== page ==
A neighbor who witnessed the emergency situation said that she 'was apparently close to death.'
'Her hands were curled up to her face and her skin was grey,' another source told Radar Online.
'She was wheeled out then very late at night at 1.30am. On Monday morning, all the lights were on in the apartment and the door was wide open.'

DOW, Nancy E.
Born: 7/22/1936, New York City, New York, U.S.A.
Died: 5/25/2016, Toluca Lake, California, U.S.A.

Nanvy E. Dow’s western – actress:
The Wild Wild West (TV) – 1967 (Tersa)

Tuesday, May 24, 2016

RIP Beth Howland

Beth Howland, Accident-Prone Waitress From the Sitcom ‘Alice,’ Dies at 74

The New York Times
By William Grimes
May 24, 2016

Beth Howland, who made high anxiety an art form as the ditsy, accident-prone waitress Vera Louise Gorman on the 1970s and ’80s sitcom “Alice,” died on Dec. 31, 2015, in Santa Monica, Calif., her husband said on Tuesday. He had refrained from announcing her death earlier in keeping with her wishes. She was 74.

The cause was lung cancer, her husband, the actor Charles Kimbrough, said, adding that she had not wanted a funeral or a memorial service.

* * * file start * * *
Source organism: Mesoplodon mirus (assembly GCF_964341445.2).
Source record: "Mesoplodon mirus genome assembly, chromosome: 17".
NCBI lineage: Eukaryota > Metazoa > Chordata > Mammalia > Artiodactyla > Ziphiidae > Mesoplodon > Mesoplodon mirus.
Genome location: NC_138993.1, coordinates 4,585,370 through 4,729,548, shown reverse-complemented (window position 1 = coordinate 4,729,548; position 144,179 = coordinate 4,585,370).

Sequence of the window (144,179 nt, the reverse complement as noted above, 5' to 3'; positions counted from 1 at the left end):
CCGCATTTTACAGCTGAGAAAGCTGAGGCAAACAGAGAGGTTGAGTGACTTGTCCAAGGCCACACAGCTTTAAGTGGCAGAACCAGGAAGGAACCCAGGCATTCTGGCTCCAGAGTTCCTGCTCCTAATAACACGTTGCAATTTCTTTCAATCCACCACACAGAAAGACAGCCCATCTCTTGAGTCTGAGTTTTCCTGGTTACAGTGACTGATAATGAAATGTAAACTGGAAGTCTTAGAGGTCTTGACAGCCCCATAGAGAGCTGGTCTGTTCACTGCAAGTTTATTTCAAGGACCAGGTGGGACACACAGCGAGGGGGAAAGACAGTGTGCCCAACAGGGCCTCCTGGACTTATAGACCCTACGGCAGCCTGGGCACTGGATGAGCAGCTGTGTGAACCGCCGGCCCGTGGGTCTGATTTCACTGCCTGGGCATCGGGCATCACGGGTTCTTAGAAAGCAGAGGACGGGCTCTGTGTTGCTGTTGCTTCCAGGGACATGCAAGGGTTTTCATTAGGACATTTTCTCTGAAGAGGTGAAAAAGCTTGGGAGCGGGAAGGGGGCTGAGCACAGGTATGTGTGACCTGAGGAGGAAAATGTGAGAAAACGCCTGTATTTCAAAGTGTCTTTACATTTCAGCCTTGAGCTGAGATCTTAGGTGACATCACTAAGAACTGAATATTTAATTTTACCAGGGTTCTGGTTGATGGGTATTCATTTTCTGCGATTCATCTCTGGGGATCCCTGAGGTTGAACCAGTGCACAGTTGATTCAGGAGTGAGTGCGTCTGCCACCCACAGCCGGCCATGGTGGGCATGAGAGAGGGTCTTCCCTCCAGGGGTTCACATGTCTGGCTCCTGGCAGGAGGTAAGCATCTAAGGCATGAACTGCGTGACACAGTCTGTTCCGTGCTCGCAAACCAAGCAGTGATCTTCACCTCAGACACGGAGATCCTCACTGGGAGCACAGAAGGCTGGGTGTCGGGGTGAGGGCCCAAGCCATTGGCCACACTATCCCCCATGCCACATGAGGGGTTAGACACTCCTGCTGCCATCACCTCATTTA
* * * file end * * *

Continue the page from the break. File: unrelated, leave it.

“It was the Boston side of her personality coming out,” Mr. Kimbrough said. “She didn’t want to make a fuss.”

Ms. Howland was a modestly successful television actress, with a handful of Broadway credits on her résumé, when Alan Shayne, the president of Warner Bros. Television, began casting roles for “Alice.” The CBS series, based on the 1974 Martin Scorsese film “Alice Doesn’t Live Here Anymore,” required three waitresses for Mel’s Diner, the locus of the action, one of them the high-strung Vera, played in the film by Valerie Curtin.

Mr. Shayne had seen Ms. Howland on Broadway in the Stephen Sondheim musical “Company,” where, as a nervous prospective bride named Amy, she sang a lightning-fast patter song, “Getting Married Today.”

“Vera was written as a taut wire, ready to go to pieces at any minute,” he wrote in “Double Life: A Love Story From Broadway to Hollywood” (2011), a memoir written with Norman Sunshine. He recalled Ms. Howland, in the musical, “going to pieces in front of the audience’s eyes.”